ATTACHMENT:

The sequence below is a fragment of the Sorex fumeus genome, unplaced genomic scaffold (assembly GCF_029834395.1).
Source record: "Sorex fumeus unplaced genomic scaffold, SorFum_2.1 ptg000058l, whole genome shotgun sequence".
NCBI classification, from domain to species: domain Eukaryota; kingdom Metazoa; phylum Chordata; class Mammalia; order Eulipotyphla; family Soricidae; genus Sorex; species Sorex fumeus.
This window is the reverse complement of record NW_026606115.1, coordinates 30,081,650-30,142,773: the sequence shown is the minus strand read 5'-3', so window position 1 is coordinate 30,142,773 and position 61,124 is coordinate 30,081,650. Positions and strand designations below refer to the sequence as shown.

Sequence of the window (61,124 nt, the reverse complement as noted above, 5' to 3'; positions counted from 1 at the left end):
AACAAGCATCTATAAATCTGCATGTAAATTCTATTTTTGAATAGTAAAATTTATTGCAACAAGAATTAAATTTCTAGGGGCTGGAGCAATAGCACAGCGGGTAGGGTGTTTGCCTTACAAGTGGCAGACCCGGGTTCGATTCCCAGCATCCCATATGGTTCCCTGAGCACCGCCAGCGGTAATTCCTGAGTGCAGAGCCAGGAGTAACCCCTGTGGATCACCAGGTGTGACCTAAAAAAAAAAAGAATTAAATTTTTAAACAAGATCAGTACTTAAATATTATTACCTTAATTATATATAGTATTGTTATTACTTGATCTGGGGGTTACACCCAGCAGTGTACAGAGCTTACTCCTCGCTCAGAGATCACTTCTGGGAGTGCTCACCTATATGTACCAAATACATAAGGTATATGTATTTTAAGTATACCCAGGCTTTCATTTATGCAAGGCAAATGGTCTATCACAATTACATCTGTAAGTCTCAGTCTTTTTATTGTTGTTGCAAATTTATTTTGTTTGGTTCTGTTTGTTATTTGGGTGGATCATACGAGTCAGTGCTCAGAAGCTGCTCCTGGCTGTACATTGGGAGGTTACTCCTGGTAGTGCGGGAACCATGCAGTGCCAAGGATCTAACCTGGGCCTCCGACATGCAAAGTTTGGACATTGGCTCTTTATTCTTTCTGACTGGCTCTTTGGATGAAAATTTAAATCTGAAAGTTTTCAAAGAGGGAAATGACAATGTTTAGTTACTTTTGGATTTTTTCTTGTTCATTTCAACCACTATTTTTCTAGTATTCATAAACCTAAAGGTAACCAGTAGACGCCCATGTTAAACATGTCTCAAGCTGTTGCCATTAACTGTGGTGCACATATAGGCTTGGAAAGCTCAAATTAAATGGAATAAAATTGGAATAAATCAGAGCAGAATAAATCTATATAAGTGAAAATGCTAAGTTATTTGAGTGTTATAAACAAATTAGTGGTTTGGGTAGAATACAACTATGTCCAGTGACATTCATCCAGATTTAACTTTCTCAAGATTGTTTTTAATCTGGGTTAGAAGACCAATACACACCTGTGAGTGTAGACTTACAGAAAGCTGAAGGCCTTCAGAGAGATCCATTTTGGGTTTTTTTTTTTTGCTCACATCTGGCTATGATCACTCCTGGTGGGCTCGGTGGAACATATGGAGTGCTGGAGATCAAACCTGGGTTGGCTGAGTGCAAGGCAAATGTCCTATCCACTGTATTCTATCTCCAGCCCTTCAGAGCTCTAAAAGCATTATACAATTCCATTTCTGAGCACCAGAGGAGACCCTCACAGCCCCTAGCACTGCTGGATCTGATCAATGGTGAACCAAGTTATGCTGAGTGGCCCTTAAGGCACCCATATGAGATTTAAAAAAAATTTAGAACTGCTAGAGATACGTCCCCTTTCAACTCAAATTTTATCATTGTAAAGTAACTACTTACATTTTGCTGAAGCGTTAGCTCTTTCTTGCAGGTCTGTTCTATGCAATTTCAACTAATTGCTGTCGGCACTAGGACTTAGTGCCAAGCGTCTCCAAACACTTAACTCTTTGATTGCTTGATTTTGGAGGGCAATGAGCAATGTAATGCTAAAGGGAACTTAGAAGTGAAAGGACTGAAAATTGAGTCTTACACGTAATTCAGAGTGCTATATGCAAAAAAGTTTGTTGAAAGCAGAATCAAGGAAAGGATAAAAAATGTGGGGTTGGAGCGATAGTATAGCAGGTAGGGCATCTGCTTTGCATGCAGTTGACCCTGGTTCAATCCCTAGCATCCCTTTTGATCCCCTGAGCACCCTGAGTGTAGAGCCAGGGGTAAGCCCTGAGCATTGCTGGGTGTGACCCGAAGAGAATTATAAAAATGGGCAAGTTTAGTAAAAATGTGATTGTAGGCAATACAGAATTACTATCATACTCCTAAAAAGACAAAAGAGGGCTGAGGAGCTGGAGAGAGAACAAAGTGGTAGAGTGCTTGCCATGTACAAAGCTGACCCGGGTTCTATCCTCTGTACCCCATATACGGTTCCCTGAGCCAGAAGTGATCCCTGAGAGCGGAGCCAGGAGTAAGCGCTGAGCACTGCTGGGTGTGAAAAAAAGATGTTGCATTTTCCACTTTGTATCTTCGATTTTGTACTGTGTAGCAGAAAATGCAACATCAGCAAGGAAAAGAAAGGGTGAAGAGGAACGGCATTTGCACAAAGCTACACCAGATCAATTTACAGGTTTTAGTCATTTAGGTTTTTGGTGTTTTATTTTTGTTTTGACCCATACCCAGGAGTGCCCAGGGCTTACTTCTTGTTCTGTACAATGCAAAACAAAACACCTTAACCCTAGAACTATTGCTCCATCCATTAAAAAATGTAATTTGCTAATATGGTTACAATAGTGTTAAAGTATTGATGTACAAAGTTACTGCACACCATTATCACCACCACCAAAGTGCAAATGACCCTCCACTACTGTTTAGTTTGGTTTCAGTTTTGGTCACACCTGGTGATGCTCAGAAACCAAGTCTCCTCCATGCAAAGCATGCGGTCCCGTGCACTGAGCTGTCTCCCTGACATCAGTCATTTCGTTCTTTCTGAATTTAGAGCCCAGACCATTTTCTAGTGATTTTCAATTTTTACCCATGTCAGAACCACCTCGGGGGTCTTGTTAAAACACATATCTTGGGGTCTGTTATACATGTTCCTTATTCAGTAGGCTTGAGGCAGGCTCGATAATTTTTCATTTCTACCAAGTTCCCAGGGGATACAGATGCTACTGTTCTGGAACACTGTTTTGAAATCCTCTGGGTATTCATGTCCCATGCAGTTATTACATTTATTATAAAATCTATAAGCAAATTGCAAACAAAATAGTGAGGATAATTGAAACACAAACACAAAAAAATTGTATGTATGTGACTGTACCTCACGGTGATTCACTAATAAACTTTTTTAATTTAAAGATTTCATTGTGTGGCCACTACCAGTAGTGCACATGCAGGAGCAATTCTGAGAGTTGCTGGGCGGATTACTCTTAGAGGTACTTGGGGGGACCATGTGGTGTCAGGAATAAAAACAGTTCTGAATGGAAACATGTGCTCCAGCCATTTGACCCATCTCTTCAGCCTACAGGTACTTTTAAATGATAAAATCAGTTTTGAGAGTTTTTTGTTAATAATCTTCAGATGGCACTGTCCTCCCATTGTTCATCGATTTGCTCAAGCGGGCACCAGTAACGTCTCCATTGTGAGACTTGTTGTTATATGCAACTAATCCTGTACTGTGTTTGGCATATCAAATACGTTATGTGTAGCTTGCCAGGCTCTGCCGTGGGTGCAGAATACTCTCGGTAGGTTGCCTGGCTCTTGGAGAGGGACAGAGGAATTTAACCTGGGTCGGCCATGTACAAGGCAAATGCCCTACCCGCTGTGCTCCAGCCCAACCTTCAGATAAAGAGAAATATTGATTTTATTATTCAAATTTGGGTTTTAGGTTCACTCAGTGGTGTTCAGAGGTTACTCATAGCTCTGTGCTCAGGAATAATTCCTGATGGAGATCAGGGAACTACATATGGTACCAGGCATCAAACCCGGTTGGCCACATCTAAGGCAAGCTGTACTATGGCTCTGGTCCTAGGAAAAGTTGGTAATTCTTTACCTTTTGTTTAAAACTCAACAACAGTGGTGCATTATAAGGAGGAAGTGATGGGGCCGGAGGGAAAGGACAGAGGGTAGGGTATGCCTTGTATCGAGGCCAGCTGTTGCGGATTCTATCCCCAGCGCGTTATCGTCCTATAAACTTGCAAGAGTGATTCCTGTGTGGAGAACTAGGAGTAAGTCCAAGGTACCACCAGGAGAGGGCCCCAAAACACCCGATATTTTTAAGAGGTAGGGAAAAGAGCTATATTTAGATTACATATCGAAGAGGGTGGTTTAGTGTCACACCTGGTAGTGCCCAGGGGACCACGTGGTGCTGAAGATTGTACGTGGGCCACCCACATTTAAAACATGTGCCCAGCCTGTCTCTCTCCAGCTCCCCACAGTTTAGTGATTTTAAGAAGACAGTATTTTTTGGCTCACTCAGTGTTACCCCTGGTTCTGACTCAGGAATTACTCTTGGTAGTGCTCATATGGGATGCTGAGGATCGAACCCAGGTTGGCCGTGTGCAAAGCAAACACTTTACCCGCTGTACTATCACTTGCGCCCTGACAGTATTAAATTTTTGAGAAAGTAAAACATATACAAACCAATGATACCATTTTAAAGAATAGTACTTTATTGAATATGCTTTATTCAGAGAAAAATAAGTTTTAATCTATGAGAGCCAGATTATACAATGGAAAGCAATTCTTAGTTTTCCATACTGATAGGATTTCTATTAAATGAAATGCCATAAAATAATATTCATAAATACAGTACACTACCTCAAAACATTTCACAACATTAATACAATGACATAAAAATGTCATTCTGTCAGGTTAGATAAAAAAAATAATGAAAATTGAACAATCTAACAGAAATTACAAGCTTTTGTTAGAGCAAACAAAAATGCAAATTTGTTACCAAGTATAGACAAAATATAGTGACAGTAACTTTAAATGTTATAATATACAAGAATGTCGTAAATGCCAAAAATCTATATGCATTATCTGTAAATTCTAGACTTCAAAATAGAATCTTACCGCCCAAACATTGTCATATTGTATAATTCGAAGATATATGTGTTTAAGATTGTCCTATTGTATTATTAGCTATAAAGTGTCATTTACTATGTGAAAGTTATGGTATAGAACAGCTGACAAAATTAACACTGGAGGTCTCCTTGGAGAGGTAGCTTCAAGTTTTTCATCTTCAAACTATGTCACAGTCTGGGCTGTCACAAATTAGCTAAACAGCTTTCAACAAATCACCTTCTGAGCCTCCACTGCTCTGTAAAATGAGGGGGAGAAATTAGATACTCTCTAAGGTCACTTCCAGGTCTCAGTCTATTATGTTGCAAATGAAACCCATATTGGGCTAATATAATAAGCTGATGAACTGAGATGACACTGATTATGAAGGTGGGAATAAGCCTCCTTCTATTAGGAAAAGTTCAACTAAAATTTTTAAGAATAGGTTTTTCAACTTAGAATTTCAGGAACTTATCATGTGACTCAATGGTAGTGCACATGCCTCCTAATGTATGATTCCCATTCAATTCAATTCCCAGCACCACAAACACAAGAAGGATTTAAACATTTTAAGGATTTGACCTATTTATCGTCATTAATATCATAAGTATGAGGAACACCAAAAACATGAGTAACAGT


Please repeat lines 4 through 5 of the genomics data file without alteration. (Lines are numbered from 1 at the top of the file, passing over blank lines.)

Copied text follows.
This window is the reverse complement of record NW_026606115.1, coordinates 30,081,650-30,142,773: the sequence shown is the minus strand read 5'-3', so window position 1 is coordinate 30,142,773 and position 61,124 is coordinate 30,081,650. Positions and strand designations below refer to the sequence as shown.

Sequence of the window (61,124 nt, the reverse complement as noted above, 5' to 3'; positions counted from 1 at the left end):